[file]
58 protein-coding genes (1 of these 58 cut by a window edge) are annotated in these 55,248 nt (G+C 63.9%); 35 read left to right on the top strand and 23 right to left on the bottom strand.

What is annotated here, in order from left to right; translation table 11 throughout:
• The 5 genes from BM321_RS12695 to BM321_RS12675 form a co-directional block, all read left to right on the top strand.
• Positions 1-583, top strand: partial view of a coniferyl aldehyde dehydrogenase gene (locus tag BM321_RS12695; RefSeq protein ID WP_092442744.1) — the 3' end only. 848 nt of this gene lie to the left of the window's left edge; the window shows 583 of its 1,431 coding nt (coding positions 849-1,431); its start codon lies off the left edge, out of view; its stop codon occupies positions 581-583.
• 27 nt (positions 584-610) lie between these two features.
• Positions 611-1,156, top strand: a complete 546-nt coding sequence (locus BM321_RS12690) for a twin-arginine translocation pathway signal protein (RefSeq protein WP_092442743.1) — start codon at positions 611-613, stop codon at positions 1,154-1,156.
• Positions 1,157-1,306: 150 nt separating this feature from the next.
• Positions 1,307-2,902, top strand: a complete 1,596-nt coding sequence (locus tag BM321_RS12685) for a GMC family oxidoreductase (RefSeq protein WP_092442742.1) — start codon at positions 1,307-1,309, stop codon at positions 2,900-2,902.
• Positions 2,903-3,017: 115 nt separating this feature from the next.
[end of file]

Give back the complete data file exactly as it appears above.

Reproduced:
58 protein-coding genes (1 of these 58 cut by a window edge) are annotated in these 55,248 nt (G+C 63.9%); 35 read left to right on the top strand and 23 right to left on the bottom strand.

What is annotated here, in order from left to right; translation table 11 throughout:
• The 5 genes from BM321_RS12695 to BM321_RS12675 form a co-directional block, all read left to right on the top strand.
• Positions 1-583, top strand: partial view of a coniferyl aldehyde dehydrogenase gene (locus tag BM321_RS12695; RefSeq protein ID WP_092442744.1) — the 3' end only. 848 nt of this gene lie to the left of the window's left edge; the window shows 583 of its 1,431 coding nt (coding positions 849-1,431); its start codon lies off the left edge, out of view; its stop codon occupies positions 581-583.
• 27 nt (positions 584-610) lie between these two features.
• Positions 611-1,156, top strand: a complete 546-nt coding sequence (locus BM321_RS12690) for a twin-arginine translocation pathway signal protein (RefSeq protein WP_092442743.1) — start codon at positions 611-613, stop codon at positions 1,154-1,156.
• Positions 1,157-1,306: 150 nt separating this feature from the next.
• Positions 1,307-2,902, top strand: a complete 1,596-nt coding sequence (locus tag BM321_RS12685) for a GMC family oxidoreductase (RefSeq protein WP_092442742.1) — start codon at positions 1,307-1,309, stop codon at positions 2,900-2,902.
• Positions 2,903-3,017: 115 nt separating this feature from the next.